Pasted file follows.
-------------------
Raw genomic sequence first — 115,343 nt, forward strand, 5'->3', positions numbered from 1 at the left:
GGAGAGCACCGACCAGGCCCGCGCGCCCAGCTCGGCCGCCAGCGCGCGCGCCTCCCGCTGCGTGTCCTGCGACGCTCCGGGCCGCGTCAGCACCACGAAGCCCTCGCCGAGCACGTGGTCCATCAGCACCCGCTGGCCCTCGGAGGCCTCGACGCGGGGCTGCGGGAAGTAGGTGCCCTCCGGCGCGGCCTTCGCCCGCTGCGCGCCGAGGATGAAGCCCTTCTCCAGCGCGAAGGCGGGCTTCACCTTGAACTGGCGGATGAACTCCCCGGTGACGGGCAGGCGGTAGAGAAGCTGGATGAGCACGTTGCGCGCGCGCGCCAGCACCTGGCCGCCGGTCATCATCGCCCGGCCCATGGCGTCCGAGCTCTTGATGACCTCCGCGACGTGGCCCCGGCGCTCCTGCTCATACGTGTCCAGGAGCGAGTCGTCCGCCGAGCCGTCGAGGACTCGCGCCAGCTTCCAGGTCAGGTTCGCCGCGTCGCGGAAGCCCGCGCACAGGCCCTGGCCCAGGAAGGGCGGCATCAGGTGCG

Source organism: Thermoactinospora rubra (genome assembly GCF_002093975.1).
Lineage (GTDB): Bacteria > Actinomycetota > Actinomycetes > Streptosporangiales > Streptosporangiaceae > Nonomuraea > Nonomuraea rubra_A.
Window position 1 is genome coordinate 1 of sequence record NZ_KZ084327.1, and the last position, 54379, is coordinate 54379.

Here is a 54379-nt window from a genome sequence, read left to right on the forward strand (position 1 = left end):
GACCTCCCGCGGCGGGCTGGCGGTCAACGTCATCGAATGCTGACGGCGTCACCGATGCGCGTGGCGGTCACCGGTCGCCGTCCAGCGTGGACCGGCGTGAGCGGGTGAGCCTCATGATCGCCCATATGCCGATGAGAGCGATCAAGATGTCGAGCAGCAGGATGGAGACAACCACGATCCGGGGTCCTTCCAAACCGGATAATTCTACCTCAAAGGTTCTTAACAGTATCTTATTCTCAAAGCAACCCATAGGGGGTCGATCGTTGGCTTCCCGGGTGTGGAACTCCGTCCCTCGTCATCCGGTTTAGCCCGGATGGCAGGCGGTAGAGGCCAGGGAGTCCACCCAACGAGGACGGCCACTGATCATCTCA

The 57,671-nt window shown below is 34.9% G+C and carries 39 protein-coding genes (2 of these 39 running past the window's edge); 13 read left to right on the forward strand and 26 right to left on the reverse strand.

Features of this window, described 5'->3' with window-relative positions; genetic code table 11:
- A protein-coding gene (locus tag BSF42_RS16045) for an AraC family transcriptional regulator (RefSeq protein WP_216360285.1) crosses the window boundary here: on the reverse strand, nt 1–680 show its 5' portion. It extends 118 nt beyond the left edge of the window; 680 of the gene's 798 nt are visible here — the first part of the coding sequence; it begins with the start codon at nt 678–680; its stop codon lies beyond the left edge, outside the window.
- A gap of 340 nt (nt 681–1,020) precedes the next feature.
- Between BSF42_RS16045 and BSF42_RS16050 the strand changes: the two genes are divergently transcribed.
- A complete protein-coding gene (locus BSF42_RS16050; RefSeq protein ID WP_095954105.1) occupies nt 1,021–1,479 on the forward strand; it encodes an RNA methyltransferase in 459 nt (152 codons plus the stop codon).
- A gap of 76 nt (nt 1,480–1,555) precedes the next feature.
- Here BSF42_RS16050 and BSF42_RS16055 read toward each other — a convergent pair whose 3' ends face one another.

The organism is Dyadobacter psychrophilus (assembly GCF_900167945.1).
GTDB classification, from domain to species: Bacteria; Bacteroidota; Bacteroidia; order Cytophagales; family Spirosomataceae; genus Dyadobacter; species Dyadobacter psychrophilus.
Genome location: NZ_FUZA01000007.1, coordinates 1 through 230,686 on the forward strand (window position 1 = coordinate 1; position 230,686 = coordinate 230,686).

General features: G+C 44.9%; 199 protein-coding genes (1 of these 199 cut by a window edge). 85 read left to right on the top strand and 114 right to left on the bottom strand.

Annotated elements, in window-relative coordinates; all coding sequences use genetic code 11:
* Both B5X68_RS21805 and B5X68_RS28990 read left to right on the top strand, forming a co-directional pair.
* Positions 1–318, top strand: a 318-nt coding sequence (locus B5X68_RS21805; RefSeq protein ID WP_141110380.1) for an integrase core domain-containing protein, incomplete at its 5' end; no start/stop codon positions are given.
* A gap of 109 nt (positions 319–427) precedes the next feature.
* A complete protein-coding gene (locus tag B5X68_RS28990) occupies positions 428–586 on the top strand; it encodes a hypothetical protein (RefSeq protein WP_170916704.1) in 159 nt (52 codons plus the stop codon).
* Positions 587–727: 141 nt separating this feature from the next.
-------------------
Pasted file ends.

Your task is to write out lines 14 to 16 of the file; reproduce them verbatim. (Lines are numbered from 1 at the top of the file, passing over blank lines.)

- A gap of 76 nt (nt 1,480–1,555) precedes the next feature.
- Here BSF42_RS16050 and BSF42_RS16055 read toward each other — a convergent pair whose 3' ends face one another.

The organism is Dyadobacter psychrophilus (assembly GCF_900167945.1).